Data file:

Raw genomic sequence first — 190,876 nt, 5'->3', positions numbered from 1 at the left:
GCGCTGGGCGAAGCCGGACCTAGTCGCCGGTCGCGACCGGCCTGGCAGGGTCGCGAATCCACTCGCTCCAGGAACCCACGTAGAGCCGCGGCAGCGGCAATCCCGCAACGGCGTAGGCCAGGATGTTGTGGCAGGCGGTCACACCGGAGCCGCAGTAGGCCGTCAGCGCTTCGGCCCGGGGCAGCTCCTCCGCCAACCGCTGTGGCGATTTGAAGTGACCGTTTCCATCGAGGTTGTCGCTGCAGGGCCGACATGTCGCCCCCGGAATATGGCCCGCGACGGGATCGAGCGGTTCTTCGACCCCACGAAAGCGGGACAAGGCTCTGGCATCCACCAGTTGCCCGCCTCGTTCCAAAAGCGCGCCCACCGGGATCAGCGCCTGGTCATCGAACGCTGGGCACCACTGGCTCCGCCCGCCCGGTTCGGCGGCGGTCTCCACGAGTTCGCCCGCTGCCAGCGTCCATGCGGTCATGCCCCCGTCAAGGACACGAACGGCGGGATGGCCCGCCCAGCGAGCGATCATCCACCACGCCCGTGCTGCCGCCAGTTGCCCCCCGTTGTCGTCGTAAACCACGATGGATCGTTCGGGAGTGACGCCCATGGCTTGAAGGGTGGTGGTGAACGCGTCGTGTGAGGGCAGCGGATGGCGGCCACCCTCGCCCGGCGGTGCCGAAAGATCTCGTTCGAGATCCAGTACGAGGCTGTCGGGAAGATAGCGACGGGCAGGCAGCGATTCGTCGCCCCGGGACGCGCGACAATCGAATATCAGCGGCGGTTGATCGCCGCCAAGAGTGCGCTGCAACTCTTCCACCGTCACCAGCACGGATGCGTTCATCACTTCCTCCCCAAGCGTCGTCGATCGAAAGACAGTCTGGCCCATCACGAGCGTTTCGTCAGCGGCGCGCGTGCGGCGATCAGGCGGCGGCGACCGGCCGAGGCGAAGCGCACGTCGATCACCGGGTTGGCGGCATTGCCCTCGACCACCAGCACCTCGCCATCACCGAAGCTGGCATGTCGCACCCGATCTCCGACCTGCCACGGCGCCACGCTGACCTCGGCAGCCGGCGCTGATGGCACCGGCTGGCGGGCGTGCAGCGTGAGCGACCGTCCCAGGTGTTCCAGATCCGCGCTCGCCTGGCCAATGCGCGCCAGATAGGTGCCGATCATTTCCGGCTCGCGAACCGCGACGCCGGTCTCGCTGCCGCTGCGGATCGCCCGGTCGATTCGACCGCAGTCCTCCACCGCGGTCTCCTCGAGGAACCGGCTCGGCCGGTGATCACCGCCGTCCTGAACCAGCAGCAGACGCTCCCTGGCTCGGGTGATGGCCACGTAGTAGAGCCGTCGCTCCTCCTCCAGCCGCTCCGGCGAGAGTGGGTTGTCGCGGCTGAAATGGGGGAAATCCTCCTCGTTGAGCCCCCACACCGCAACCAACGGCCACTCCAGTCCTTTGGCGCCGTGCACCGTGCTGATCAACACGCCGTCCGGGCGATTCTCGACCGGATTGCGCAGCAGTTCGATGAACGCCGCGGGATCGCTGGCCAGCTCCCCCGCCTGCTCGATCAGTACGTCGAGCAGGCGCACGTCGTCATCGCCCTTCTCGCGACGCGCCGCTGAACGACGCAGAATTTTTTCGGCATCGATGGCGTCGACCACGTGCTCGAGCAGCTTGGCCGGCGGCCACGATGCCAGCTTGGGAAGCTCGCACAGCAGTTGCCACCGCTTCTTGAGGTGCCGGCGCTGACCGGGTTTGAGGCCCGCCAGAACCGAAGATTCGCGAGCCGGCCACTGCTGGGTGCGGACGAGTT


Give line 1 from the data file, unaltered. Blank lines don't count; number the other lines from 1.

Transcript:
Raw genomic sequence first — 190,876 nt, 5'->3', positions numbered from 1 at the left: